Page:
Many who visit the Norway do so with a clear intent: to reach the legendary North Cape, the northernmost tip of the continent facing the Arctic Ocean. To reach the North Pole there are still 2,000 km, but in this sea area, the only land outcrops are the Norwegian islands of Lofoten and Svalbard.
North Cape, in itself, might seem a disappointment, because there is not much to see: a plate blackish granite promontory that plunges headlong into the sea from a height of 307 m, and turistizzato barren, but capable of offering the incomparable scenery of the northern lights in winter, when darkness dominates for weeks, and the midnight sun in summer, with an overall brightness higher than that of the equator.
And primates are not discussed, because they have an intrinsic appeal. Perhaps the most attractive from an aesthetic point of view may be the region behind the promontory, Finnmark, the far north of Norway to the border with Finland and Russia and at the same latitude as Alaska, tundra formed by rolling hills and green meadows dotted flowers, willow and birch trees, grazing herds of reindeer. We are in the land of the Lapps, nomadic and colorful blouses animists from the characteristic headgear, which thousands live by hunting and fishing to bears, seals and walruses, the trade in hides and breeding reindeer, living in conical skin tents and moving in winter with skis and sled reindeer. The coasts, rocky, rugged and dotted with islands and fjords, jokes in the past by Viking ships, offering every type of fish in abundance, as well as the rivers of the interior are among the richest in the world of salmon.
L ‘of the Lofoten archipelago, six major islands – five times larger than the Elbe, – connected together by a series of bridges and hundreds of uninhabited islands constitute one of the last land before the polar ice. Despite the latitude of the Arctic, the climate is moderately tempered by the influence of the warm Gulf Stream, so as to allow permanent settlement since prehistoric times. The islands are mountainous, covered by sparse pine and birch with over a thousand meters peaks perpetually capped with snow, while the very jagged coastlines – interrupted by fjords and precipitous cliffs inhabited by large numbers of sea birds, seem to emerge from the sea. The waters, agitated by the maelstron dangerous eddies at each change of tide made famous by many nineteenth-century novels, are always rich in fish, especially herring and cod, which form the basis of their economy.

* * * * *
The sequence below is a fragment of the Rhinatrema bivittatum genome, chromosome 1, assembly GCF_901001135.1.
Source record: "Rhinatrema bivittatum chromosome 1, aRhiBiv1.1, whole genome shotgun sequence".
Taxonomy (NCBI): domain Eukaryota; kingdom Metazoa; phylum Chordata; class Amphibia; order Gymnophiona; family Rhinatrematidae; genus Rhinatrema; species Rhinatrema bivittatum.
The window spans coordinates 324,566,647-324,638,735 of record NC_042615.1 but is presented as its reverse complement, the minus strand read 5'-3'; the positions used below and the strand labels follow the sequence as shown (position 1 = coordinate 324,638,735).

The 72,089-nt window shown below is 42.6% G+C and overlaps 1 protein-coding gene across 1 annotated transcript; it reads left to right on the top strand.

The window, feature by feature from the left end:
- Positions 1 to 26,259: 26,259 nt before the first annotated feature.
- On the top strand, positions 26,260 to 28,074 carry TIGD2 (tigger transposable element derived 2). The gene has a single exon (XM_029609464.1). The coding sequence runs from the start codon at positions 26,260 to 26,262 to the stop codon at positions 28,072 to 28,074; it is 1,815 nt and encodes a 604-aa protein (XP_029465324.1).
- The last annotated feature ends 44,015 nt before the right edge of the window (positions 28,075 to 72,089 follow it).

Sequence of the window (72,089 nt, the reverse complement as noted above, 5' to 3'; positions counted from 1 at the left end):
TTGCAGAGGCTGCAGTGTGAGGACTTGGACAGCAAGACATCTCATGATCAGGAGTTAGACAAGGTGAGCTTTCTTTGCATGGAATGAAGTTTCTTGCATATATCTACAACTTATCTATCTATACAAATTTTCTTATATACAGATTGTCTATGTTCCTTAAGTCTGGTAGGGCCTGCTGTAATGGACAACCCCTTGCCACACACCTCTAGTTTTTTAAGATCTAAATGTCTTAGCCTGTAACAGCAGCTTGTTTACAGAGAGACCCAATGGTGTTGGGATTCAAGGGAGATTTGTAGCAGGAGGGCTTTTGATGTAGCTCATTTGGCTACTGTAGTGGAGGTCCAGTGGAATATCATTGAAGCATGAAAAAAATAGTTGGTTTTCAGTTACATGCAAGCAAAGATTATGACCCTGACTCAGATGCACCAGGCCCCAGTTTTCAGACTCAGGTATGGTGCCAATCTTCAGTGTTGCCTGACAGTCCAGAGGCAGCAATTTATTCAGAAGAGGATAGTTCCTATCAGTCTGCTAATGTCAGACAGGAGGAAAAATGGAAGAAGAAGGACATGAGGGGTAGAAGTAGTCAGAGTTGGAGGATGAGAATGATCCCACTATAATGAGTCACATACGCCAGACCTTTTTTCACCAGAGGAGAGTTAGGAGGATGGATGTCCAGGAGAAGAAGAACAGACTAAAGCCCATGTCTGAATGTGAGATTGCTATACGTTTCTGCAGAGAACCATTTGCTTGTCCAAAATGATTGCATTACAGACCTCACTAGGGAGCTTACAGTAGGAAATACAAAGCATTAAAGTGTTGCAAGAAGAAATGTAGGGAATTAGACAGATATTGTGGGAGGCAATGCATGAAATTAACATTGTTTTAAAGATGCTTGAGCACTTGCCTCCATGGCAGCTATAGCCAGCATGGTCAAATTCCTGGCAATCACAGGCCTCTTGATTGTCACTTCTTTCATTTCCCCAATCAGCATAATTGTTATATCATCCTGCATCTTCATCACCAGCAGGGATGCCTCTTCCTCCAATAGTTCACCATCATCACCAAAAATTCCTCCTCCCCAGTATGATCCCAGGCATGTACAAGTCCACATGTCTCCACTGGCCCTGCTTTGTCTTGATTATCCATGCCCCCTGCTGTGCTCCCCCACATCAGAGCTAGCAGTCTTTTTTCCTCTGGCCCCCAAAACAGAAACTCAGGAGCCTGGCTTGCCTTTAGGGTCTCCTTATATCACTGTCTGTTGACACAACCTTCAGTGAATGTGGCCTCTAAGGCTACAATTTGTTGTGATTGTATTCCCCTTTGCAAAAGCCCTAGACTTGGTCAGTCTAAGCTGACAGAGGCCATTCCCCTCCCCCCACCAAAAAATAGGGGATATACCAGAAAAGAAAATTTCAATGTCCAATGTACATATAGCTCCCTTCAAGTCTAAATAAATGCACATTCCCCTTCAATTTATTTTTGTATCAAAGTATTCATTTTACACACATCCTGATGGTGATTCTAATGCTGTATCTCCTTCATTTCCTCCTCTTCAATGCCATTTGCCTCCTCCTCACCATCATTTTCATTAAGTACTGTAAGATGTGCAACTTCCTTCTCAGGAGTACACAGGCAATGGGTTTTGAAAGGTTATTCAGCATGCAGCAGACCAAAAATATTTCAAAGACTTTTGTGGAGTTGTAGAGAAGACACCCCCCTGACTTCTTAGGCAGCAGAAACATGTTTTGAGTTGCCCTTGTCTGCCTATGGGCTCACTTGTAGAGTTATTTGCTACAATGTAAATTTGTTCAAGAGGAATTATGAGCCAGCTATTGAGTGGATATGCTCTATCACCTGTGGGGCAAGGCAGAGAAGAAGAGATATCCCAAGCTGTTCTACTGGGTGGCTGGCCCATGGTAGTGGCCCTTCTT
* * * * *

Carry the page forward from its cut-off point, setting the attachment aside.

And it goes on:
The fishing season from January to April, attracts crews from all over the country and even from outside, but the loot is guaranteed for all, instead of processing the catch engages the people for the rest of the year. The prominent feature of the landscape, in addition to the fisherman’s villages with wooden churches and houses in bright colors, is made from the racks where salted fish are hung to dry. It should be noted that Italy is one of the biggest importers of Norwegian cod.
A possible route in northern Norway by the High , the coastal town of Finnmark far beyond the Arctic Circle, famous for a series of rock carvings dating back between 2,500 and 6,000 years ago depicting men, animals, weapons, tools and scenes of daily life prehistoric, protected by UNESCO. From here you can easily reach the North Cape, in the twilight of the midnight sun. Tromso , a port city and university by the intense night life, was the starting point for all polar expeditions, those of Nobile and Amundsen to that of the Duke the Abruzzi and do not miss the Polar Museum, zoo, botanical garden and a church in the modern glass and concrete. By Coach (thanks to a series of tunnels and bridges) and boat we set off the pot and then Vesteralen archipelago of Lofote , in the Arctic Ocean, the islands of stockfish, to reach its quaint fishing villages.
Originally posted 2012-07-03 13:12:04.